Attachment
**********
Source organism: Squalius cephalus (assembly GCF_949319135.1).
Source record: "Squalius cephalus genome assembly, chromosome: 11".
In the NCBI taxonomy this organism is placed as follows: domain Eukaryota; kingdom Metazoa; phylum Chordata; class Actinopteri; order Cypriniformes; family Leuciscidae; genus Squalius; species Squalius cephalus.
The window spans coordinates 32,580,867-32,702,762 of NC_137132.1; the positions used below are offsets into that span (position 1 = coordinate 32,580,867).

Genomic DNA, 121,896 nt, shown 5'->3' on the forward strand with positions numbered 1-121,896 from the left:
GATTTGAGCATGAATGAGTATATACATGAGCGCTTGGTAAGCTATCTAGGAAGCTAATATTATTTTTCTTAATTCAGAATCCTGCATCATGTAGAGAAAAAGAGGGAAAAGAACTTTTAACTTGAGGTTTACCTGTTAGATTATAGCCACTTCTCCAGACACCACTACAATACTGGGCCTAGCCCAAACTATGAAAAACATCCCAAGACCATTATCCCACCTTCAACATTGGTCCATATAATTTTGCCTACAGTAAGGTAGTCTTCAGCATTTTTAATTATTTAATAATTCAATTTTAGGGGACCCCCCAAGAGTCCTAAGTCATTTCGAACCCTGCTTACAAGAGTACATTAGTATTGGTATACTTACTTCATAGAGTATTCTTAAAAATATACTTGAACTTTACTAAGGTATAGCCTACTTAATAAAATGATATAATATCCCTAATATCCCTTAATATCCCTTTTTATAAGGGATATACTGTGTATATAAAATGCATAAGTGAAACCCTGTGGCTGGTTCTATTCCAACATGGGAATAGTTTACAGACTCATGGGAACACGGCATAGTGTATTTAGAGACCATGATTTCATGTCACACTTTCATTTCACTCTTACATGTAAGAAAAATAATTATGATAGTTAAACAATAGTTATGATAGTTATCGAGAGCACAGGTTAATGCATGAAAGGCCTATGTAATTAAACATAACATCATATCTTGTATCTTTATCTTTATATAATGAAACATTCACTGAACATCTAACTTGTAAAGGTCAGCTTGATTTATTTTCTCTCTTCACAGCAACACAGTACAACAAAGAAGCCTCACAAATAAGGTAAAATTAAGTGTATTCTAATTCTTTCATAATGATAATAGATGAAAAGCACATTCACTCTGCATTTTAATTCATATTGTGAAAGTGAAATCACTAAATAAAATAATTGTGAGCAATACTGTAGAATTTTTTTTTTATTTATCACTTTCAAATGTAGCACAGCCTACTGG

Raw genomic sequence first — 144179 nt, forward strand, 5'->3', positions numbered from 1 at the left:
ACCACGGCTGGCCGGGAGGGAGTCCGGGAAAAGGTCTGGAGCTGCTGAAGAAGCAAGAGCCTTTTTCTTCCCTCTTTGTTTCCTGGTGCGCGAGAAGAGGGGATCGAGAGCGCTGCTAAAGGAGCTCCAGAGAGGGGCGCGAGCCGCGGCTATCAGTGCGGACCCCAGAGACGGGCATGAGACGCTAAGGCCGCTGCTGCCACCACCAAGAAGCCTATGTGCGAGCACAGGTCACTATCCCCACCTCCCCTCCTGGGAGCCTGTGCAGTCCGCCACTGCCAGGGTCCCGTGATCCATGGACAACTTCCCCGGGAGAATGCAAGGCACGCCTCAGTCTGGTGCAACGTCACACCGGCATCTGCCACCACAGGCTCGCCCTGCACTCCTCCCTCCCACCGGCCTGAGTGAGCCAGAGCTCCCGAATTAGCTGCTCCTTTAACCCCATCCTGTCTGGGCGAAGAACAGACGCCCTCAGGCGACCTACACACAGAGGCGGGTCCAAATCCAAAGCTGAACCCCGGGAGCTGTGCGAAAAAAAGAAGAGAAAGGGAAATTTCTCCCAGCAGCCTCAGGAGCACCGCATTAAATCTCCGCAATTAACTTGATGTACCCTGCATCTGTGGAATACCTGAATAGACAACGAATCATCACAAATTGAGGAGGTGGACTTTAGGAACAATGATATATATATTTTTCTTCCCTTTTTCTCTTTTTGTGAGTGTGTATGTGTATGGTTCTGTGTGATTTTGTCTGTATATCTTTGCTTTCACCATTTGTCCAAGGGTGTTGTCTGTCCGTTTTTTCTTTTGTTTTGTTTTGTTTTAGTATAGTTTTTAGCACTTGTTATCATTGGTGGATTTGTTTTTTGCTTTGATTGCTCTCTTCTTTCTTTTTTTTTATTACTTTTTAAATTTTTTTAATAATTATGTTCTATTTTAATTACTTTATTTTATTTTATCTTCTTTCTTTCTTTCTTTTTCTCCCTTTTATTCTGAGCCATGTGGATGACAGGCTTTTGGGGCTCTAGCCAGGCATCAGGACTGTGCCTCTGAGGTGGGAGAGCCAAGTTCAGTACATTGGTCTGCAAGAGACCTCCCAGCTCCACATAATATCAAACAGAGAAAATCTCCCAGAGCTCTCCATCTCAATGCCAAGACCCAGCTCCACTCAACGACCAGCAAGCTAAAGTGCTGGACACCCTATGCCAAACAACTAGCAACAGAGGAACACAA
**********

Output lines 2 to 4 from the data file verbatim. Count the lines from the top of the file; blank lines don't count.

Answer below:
Source record: "Squalius cephalus genome assembly, chromosome: 11".
In the NCBI taxonomy this organism is placed as follows: domain Eukaryota; kingdom Metazoa; phylum Chordata; class Actinopteri; order Cypriniformes; family Leuciscidae; genus Squalius; species Squalius cephalus.
The window spans coordinates 32,580,867-32,702,762 of NC_137132.1; the positions used below are offsets into that span (position 1 = coordinate 32,580,867).